Dad is doing great, but Mom is slowing down. Will they qualify for Residential Living?
They probably will. When a couple with different needs decides to move into an apartment or a cottage, we look at them as one unit, safety-wise, not two. If Dad can take care of most of Mom’s needs, we will gladly welcome them (although Mom on her own may have been a poor candidate for Residential Living). In such a situation, Dad would experience great relief after the move, knowing that his beloved spouse is in a safe environment with options for her future if something should happen to him first.
But later on?
There is a chance that at some point your mother’s condition will become more than your father can handle. At that time, your family will decide – with our guidance – what is the best next step for your mother (Personal Care or the Health Care Center, depending on her condition). Your father will keep on living in his cottage or apartment. He can visit your mother for hours every day, even if he stops driving at some point. Your parents will be almost as close to each other but the heavy care (bathing and medicine management, for instance) will be off his shoulders. Our wide range of services, including Adult Day Services, make Cross Keys Village an ideal choice for couples who are not aging exactly at the same rate.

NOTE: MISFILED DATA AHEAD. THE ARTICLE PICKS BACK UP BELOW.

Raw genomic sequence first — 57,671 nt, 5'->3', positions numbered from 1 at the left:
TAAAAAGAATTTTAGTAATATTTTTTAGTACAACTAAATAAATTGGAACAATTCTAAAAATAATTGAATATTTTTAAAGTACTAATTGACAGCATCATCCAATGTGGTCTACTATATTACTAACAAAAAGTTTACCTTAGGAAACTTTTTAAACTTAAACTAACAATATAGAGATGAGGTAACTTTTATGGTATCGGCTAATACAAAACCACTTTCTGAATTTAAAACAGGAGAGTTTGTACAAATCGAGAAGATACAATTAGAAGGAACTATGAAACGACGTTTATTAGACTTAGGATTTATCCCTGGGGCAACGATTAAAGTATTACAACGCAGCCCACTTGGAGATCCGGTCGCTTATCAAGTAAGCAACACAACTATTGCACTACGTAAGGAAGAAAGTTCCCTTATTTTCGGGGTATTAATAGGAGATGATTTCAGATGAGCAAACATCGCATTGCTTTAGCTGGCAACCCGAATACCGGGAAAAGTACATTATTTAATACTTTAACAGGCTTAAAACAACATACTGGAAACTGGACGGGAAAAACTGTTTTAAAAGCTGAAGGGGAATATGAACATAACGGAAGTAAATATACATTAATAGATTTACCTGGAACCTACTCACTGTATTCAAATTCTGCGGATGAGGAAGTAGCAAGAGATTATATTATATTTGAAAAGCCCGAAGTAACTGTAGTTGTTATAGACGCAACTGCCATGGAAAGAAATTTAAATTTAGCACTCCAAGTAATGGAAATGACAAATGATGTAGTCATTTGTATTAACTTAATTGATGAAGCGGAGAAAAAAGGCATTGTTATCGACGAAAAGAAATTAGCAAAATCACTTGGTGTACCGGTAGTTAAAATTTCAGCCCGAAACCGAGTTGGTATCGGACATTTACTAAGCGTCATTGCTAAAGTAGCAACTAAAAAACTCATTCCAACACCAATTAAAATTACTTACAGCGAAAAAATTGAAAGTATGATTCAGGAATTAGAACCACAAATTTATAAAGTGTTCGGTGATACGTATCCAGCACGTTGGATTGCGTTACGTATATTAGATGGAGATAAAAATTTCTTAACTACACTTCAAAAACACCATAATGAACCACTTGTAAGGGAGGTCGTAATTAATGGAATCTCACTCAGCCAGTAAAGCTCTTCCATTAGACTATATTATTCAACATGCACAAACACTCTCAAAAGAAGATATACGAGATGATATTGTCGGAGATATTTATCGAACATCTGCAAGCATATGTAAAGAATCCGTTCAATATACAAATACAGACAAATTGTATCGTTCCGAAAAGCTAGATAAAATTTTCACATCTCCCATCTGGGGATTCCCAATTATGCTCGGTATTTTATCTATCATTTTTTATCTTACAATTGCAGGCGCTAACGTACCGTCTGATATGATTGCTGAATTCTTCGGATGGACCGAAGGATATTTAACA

I see the merits of this program but my parents are dead set against it.
In that case, there is not much that you can do: No one joins a Residential Living program “kicking and screaming.” The best is for you to stay educated about the options that are available to your parents, and possibly to bring up the example of old friends who are thriving in a CCRC environment. You may want to explain to your parents that if they do not make a decision about their impractical, unwholesome or unsafe living conditions, you (the child) may be faced with making a rush decision for them later on in a time of crisis.
What about home care, or adding an in-law apartment to our house?
These are valid options, but in our view they do not address the core benefit of living in a CCRC, which is the social interaction. Whether at home with a few hours of professional care a week, or in an addition at your house, your parents will be lonely for most of the day. In a village, they would make friends and remain more active physically and intellectually.
Should we tag along during the tour?
That’s up to you, but if you do, please don’t you try to sell Cross Keys Village, acting overenthusiastic and asking “Am I old enough to live here? Where do I sign?” The decision needs to come from your parents, and it is not usually a speedy one. We are here to help: Our Retirement Counselors do not work on commission or put pressure on visitors. Their main goal is to educate families and to help you find the perfect match for Mom and Dad’s current and future needs.
Why should we pick Cross Keys Village?
We come with 100+ years of tradition for a start, and our size allows us to offer a true continuum of services. We have Residential Living options to match a wide range of budgets, and we do not bundle unwanted services into the monthly service fee such as a mandatory meal plan. Unlike many villages, we are spread over a vast campus, allowing your parents some breathing space and much privacy when they want it. Our team members and our organization are truly mission driven. We look forward to your call or your email, and to answering your toughest questions. We congratulate you on the dedication to your parents that you showed by reading this page.